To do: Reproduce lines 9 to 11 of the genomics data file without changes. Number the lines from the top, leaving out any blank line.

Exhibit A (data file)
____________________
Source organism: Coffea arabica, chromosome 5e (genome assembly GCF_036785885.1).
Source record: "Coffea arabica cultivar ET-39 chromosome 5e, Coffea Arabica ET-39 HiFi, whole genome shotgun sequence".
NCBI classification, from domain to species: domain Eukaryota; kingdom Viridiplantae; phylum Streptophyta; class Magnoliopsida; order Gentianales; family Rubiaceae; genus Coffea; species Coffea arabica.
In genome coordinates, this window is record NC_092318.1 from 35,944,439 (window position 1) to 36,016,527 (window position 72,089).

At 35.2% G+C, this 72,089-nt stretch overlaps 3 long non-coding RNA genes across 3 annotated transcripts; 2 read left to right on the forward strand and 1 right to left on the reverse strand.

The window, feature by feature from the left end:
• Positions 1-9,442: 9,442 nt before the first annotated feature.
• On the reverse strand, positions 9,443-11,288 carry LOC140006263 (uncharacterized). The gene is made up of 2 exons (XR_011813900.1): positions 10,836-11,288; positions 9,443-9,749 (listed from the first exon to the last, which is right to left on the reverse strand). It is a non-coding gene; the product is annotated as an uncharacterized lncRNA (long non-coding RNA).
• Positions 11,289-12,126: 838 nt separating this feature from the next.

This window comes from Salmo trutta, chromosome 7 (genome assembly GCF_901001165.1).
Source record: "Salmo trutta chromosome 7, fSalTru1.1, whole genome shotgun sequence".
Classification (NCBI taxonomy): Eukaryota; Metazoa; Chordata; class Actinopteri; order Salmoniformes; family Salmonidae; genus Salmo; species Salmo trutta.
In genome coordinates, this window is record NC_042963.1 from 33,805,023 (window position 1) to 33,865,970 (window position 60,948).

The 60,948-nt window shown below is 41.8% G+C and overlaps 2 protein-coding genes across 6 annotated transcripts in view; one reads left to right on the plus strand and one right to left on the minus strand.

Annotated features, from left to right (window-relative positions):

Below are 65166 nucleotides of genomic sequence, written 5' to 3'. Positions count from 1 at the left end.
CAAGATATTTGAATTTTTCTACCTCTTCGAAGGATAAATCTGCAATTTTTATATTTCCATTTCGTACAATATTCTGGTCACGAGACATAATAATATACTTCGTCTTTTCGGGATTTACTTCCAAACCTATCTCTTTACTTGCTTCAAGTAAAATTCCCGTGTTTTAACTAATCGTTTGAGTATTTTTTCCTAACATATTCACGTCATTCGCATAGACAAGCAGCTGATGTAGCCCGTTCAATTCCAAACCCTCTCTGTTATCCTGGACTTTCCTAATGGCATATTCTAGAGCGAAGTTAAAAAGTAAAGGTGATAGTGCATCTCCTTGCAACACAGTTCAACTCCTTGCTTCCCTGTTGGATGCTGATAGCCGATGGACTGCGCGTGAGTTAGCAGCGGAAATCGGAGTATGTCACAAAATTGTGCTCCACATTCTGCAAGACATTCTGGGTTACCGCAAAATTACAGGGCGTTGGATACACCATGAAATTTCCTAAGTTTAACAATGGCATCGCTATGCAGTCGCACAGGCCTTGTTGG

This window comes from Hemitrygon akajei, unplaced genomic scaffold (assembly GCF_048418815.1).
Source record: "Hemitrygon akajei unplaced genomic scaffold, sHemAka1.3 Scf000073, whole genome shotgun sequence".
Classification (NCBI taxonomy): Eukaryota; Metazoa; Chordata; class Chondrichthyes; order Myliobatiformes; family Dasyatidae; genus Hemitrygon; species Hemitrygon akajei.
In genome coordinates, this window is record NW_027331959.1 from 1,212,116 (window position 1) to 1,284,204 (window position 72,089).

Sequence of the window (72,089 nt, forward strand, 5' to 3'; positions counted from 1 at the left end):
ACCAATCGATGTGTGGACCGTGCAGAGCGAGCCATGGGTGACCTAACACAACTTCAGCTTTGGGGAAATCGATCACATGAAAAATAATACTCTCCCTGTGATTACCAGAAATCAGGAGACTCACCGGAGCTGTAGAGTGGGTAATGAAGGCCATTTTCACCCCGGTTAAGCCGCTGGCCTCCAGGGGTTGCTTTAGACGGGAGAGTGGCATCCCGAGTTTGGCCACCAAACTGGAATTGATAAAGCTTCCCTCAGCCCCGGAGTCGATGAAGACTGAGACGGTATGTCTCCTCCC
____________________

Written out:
• Positions 11,289-12,126: 838 nt separating this feature from the next.

This window comes from Salmo trutta, chromosome 7 (genome assembly GCF_901001165.1).
Source record: "Salmo trutta chromosome 7, fSalTru1.1, whole genome shotgun sequence".